In quick succession, Sao Miguel, Terceira, Graciosa, Pico, Faial, Sao Jorge (St. George), Flores, and Corvo were settled, each with fertile volcanic soil and temperate climate that could grow anything, safe harbors, fishing coves, no problematic natives, no poisonous plants or critters.

There were, however, the Spanish, whose attempts to subjugate them were bitterly and violently resisted by the Azorean Portuguese from 1583 to 1640, when they (together with Portugal) regained freedom.

It was during this time that the Azoreans adopted their coat of arms with the motto:  Antes morrer livres que em paz sujeitos (Rather die free than live in peaceful subjugation).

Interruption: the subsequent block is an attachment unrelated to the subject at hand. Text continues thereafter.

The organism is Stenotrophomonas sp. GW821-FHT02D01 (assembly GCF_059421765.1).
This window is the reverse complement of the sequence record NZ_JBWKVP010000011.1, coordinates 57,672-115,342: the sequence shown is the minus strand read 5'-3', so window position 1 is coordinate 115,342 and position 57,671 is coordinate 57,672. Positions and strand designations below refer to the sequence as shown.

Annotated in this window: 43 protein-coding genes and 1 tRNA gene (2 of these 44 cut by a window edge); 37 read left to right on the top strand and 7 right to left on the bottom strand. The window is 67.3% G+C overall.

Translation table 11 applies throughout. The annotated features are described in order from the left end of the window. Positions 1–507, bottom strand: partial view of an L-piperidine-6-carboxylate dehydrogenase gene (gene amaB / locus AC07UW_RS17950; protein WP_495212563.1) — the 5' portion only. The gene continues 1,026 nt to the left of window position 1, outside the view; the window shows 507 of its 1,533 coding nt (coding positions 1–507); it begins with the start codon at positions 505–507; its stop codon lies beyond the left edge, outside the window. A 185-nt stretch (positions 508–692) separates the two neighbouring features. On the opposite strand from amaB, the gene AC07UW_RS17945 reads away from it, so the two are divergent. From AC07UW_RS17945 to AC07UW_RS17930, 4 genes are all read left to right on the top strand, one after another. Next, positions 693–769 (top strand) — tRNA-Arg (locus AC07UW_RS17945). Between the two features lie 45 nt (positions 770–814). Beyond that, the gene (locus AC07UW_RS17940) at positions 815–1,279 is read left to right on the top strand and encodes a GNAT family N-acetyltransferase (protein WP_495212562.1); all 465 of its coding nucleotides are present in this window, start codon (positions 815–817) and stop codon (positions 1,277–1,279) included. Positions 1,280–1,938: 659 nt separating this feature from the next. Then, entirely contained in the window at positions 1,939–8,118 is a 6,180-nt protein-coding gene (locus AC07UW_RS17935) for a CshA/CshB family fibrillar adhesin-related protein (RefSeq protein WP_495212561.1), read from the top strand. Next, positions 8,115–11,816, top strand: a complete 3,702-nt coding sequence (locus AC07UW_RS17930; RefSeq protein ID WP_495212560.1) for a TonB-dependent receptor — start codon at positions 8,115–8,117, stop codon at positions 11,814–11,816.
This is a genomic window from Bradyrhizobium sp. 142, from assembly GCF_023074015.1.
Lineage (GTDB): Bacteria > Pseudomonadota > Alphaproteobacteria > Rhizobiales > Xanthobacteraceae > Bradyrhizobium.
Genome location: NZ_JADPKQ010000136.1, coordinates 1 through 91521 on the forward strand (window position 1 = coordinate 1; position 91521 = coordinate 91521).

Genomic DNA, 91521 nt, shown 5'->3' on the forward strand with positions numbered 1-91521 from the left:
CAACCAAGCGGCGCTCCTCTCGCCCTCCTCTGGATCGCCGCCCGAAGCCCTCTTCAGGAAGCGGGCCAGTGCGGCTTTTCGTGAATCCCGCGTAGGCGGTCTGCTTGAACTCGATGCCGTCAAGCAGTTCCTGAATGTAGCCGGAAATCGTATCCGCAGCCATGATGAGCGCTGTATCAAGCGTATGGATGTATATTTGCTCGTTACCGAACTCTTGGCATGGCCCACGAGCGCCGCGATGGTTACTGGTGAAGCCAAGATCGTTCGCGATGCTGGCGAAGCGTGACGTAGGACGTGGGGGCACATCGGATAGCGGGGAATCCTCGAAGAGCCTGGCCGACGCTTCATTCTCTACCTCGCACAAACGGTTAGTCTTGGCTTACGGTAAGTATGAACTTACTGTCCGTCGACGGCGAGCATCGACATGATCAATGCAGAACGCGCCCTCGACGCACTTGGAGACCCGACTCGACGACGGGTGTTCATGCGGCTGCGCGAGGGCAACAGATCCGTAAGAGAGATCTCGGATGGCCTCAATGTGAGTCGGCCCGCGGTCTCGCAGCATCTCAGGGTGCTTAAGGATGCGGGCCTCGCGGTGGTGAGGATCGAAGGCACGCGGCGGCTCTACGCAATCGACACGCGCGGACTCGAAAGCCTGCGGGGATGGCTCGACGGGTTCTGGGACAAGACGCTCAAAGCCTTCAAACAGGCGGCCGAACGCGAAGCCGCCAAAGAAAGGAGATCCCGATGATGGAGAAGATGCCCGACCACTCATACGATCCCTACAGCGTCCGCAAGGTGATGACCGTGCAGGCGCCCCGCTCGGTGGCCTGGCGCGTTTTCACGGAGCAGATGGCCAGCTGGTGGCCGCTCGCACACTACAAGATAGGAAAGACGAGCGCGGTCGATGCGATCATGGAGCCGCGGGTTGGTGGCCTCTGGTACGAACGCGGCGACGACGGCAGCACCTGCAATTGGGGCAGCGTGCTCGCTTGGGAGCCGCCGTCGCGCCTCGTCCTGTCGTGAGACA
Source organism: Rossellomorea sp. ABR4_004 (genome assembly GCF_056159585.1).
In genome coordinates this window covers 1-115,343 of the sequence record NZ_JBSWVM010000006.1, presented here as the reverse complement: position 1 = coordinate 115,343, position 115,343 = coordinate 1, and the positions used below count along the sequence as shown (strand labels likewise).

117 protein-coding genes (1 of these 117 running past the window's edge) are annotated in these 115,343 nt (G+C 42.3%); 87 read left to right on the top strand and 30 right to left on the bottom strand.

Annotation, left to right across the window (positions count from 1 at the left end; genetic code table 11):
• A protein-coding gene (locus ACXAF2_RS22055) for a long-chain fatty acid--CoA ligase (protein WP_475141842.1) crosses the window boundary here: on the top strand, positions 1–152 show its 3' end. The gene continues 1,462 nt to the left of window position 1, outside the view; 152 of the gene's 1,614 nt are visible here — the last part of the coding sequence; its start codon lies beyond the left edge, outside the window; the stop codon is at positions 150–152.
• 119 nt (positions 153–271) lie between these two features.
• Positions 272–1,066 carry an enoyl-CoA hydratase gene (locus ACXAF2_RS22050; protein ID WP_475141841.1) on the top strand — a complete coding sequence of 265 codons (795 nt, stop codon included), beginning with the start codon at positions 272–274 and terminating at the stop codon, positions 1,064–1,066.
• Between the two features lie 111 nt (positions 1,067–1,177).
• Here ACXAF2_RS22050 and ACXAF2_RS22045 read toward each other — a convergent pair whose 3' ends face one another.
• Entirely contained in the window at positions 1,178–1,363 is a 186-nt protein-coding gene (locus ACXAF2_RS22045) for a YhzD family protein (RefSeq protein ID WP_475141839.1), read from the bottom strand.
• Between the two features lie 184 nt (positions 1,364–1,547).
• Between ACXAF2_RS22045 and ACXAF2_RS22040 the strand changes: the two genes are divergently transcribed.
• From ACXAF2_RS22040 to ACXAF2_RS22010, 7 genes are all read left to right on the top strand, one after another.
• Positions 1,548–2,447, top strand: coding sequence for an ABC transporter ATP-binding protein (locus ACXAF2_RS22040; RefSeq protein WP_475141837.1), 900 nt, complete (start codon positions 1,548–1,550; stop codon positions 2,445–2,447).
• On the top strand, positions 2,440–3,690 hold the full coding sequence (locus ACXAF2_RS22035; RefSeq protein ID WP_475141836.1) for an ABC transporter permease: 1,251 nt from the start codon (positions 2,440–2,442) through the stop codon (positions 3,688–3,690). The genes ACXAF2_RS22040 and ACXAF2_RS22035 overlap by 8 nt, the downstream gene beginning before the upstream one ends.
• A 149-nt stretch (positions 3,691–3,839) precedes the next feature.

A Magical Refuge

For 300 years, they prospered in isolation.  Whaling, trading, and pirate ships would visit, and leave seeds from plants all over the world – thus the incredible diversity of flora – but not people, so the Azoreans remained Portuguese and devoutly Catholic.

In the 1890s when the first transatlantic telegraph cables were laid, the Azores provided the necessary relay station.  Meteorological observatories soon followed, with the Azores providing the critical link in communications between North America and Europe.

Then came transportation, with Pan Am Clippers and other airlines’ seaplanes flying passengers across the Atlantic made possible by stopping in the Azores.

When World War II came, the authoritarian ruler of Portugal, Antonio Salazar (1899-1970) pretended to be neutral while making a deal with Churchill for the Brits and U.S. to have naval and air bases in the Azores.

This proved crucial in enabling Allied protection of its convoys from German U-boats and warships during the six-year-long Battle of the Atlantic.